The Scottish Creel Fishermen’s Federation (SCFF) gave a broad welcome to the principle behind the proposals aired by the Clyde Fishermen’s Association within the West Coast RIFG, whilst also questioning the overall benefits of a creel cap on individual vessels targeting Nephrops when they are responsible for less than 10% of overall landings in the West of Scotland – particularly as there is no planned cap on the activity of the trawl fleet that takes the remaining 90%.

Speaking for the SCFF, Bally Philp told FN: “We wish the Clyde fishermen every luck with this initiative, and applaud the creel fishermen willing to limit their own activity in a bid to increase long-term CPUE and better stock status.

“Our warning, though, would be that we have seen from previous trials in Loch Torridon that a creel limit, without an enforcement mechanism, without a cap on vessel numbers, is unlikely to see the positive results they are aiming for in the Clyde.

“Our experience and advice would be that an overall creel limit is needed to obtain the increases in CPUE and stock abundance they are aiming for, as well as a limit on effort by other gears targeting the same stock. Reducing creel numbers, and seeing an increase in trawl catches, is not going to help any stock recovery, and likely in the long term will see further erosion of the value of the Clyde prawn fishery.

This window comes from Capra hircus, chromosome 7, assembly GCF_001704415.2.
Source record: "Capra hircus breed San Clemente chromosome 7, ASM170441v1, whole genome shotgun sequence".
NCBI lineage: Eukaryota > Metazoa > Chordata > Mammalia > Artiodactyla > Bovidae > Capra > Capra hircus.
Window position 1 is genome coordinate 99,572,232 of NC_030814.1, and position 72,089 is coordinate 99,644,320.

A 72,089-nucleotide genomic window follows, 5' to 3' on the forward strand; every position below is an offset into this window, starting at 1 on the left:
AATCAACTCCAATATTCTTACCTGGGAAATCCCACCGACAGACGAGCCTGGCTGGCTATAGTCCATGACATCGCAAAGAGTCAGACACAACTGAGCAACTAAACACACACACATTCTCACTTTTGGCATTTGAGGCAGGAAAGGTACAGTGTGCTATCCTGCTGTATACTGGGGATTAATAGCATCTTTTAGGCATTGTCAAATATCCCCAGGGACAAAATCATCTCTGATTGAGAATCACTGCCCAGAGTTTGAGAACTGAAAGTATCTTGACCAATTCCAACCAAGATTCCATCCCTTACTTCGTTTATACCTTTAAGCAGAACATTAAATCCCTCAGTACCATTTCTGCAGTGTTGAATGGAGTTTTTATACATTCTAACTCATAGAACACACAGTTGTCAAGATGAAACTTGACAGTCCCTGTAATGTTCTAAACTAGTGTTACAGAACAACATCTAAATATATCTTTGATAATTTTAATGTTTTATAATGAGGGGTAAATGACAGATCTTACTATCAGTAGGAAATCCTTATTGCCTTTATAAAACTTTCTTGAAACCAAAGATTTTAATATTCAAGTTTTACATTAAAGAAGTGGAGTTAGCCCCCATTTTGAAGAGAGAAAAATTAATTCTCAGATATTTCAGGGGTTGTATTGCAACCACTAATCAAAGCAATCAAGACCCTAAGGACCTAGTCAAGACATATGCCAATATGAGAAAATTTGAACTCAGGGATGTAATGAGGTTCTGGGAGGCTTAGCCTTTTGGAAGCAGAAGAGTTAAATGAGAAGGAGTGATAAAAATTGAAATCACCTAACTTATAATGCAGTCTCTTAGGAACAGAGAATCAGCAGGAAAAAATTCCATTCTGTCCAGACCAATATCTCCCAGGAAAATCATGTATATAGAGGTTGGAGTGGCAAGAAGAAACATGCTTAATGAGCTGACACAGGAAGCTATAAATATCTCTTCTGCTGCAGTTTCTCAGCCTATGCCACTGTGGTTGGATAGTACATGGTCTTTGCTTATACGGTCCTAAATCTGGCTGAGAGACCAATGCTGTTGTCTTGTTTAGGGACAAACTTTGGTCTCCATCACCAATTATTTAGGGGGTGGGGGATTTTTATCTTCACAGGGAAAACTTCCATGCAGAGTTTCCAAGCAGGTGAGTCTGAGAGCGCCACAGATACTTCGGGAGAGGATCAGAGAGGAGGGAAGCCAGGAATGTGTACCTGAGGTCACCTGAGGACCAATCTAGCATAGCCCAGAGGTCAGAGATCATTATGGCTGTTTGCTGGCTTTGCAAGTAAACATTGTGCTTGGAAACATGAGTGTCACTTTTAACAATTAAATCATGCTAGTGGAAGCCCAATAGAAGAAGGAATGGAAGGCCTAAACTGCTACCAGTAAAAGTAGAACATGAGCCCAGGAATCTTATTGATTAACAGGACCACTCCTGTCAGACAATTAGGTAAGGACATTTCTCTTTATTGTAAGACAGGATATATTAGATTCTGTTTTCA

“We look forward to hearing how the creel cap works to increase the benefits to working fishermen. Whilst we would advocate a different approach, there is no ‘one size fits all’ approach, and anything that improves stock conservation and fishermen’s livelihoods has to be welcomed.”

The SCFF has itself made proposals for restrictions on mobile gears on many inshore grounds (Fishing News, 18 August, ‘Scotland’s inshore: The case for three miles’), calling for local spatial restrictions on mobile gears, as well as creel limits, in a bid to maximise incomes and profitability from fishing grounds for local communities, whilst meeting the obligations of the Fisheries Act.

This follows a judicial review brought by the SCFF against Marine Scotland over its refusal to consider the federation’s proposals for a ban on mobile gears inside three miles.

In response to a tweet from Marine Scotland welcoming the IFG proposals, which the SCFF was not tagged in, the federation tweeted: “It’s laughable that you are so keen to support limits on creel effort, which to be clear so do we. Yet you would go to court to avoid setting up even a pilot, with significant majority local support from fishermen, that sought to explore the benefits of restrictions on trawling.”

One Western Isles creeler, commenting on their pot limitation project, told FN that, whilst the aims of the project were laudable: “The cap doesn’t affect me, or many other owners. It will stop the bigger vessels from expanding further, but nothing else.”

This story was taken from the latest issue of Fishing News. For more up-to-date and in-depth reports on the UK and Irish commercial fishing sector, subscribe to Fishing News here or buy the latest single issue for just £3.30 here


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